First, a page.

S.F. Central Subway line to launch by 2016

Muni officials say they are on schedule to open a new underground subway system running from the downtown Caltrain station to Chinatown by 2016 — a project which could also lay the groundwork for a future extension to Fisherman’s Wharf.

As planned, the Central Subway project is a 1.7-mile extension connected to the 5.1 mile Third Street Light Rail that includes a new stop at Fourth and Brannan streets, head underground at Bryant Street and conclude in Chinatown.

Estimated to cost $1.4 billion, the Central Subway would cross beneath Market Street, as well as the BART and Muni tunnels, and end at Stockton and Jackson streets. While the original plan included four new underground stations — located at Moscone Center, Market Street, Union Square and Clay Street — the new updated plan combines the Market Street and Union Square stations.

The extended station will have two entrances: a northern entrance along the Geary side of Union Square and a southern entrance that connects to the Powell Street BART and Muni station. An underground concourse would take passengers from the Central Subway platform to the Powell station, a four to five minute walk, according to John Funghi, a senior project manager with the Municipal Transportation Agency.

“One of the things we’re looking at is ways to make that walk pleasant and enjoyable,” Funghi said Wednesday at a forum hosted by the San Francisco Planning and Urban Research Association. “We have the ability to have retail and incorporate art to make that an enjoyable, beautiful walk.”

According to a Muni timeline, a final design for the Central Subway project is slated for completion by 2010, with construction taking five years and the new route being ready to run in 2016. Construction impact would be minimal, said Funghi, since most of the work would be done underground, with tunnel boring machines.

While the Central Subway — considered the second phase of the newly opened Third Street Light Rail project — will end at Stockton and Jackson streets, Muni is considering a plan to continue boring its tunnel up through the North Beach area, which “would lay the groundwork for a future phase three of this project,” Funghi said.

In 2002, Muni estimated a North Beach extension of the Central Subway would cost approximately $554 million, according to a report the transportation agency published in a SPUR newsletter. Current cost estimates are not available, Muni officials said. According to Funghi, just to bore a tunnel under North Beach would cost $70 million.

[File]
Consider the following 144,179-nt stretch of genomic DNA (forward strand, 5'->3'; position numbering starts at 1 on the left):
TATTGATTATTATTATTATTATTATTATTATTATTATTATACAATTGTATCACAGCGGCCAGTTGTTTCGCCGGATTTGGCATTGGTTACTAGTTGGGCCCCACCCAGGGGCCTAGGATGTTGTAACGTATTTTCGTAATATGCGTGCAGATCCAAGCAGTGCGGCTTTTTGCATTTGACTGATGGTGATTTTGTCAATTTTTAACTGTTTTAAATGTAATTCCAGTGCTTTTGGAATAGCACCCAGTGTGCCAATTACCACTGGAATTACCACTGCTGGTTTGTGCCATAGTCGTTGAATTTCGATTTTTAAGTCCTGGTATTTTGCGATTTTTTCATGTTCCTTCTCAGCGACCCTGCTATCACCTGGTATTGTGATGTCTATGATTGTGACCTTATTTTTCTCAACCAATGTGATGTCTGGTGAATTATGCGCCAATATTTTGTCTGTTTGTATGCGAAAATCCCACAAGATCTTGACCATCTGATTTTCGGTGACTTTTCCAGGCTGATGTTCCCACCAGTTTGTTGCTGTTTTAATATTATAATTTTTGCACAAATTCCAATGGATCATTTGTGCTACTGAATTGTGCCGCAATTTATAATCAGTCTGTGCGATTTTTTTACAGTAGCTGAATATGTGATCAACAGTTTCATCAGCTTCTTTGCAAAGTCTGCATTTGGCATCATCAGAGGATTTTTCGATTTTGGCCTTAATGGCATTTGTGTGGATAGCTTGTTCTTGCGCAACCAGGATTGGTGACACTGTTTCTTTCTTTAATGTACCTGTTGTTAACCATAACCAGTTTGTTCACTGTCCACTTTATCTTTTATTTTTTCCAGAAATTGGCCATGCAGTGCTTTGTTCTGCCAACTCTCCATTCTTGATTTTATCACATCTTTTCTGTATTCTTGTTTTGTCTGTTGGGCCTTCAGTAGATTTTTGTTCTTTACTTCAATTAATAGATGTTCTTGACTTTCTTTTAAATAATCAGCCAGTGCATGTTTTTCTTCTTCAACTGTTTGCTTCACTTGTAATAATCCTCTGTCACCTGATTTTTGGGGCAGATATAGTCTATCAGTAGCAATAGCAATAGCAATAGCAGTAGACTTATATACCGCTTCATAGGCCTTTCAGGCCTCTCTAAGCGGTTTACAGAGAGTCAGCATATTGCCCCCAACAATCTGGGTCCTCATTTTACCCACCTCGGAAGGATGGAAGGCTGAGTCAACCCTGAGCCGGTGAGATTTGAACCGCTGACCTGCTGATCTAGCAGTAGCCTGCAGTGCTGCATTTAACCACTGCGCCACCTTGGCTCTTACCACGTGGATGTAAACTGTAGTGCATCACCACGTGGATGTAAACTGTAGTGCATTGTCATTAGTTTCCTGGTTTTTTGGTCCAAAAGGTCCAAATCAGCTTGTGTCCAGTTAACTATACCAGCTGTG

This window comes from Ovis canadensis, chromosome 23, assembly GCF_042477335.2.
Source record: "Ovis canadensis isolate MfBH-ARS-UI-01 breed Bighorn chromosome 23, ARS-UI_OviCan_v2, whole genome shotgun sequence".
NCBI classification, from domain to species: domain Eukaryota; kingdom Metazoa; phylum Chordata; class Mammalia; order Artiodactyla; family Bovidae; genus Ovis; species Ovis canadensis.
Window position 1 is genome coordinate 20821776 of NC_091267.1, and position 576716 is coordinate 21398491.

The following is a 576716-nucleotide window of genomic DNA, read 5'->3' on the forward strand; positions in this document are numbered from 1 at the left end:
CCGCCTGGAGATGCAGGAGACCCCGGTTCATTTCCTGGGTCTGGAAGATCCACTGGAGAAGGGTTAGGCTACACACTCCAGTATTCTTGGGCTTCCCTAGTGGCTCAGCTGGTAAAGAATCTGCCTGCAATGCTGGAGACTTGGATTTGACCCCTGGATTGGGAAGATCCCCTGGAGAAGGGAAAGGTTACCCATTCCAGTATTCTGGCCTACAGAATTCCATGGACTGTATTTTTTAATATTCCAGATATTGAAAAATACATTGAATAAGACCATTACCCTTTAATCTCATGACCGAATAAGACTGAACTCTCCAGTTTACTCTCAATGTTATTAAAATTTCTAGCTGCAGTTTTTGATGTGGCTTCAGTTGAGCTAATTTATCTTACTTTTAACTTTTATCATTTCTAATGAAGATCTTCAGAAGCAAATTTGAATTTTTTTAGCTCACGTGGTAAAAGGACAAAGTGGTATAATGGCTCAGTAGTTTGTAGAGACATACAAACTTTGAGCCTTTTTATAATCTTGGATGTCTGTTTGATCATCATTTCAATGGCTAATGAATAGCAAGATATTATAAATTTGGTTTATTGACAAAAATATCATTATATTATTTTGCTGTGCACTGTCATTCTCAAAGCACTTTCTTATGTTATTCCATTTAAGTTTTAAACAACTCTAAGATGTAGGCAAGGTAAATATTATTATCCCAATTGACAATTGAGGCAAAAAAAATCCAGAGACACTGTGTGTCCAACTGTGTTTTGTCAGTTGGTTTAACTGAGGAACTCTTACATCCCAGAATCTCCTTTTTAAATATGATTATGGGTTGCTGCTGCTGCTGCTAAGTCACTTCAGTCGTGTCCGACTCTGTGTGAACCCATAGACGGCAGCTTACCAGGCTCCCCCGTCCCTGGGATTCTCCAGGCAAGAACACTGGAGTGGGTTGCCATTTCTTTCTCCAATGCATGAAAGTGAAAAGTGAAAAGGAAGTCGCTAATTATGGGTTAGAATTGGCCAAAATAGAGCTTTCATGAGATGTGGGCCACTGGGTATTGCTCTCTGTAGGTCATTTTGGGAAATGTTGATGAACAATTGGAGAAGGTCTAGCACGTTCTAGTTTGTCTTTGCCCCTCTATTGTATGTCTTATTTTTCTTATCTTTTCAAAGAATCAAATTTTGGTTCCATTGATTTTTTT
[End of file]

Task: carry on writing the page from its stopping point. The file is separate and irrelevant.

Central Subway

The proposed extension would connect to the Third Street Light Rail and include a stop at Fourth and Brannan streets. The line will run underground at Bryant Street, cross beneath Market Street and end in Chinatown, at Stockton and Jackson streets.

beslinger@examiner.com

Bay Area NewsLocal

If you find our journalism valuable and relevant, please consider joining our Examiner membership program.
Find out more at www.sfexaminer.com/join/

Just Posted

Chase Center and the Golden State Warriors hosted a media Welcome Back conference to discuss the safety protocols and amenities when fans return for a basketball game on April 23rd at Chase Center on April 13, 2021 in San Francisco, California. (Photography by Chris Victorio | Special to the S.F. Examiner).
Golden State Warriors ready to welcome fans back to Chase Center

COVID-19 tests, app-based food ordering among new safety protocols announced this week

People came out in numbers to memorialize George Floyd, who was fatally shot by police, outside San Francisco City Hall on June 9, 2020. (Kevin N. Hume/S.F. Examiner)
SFPD prepares for possible protests as Chauvin trial continues

Police to schedule community meetings, provide officers with crowd control training

Mayor London Breed said Tuesday that with other counties moving ahead with expanding vaccine eligibility “we want San Franciscans to have the same opportunity.” (Kevin N. Hume/S.F. Examiner)
Everyone in SF ages 16 and up is now eligible for the COVID-19 vaccine

San Francisco expanded eligibility for the COVID-19 vaccine Tuesday to everyone ages… Continue reading

San Francisco Park Rangers have seen their budget and staffing levels increase significantly since 2014. (Kevin N. Hume/S.F. Examiner)
Citations for being in SF’s public parks after midnight soar

Data shows disproportionate impact on Black residents

Central City SRO Collective tenant leader Reggie Reed, left, and Eddie Ahn, executive director of Brightline Defense, were among those distributing environmental awareness posters throughout the Tenderloin, Mid-Market and South of Market neighborhoods. (Courtesy Central City SRO Collaborative)
Environmental dangers are connected to racism

Let’s attack problems with better policies, greater awareness

Most Read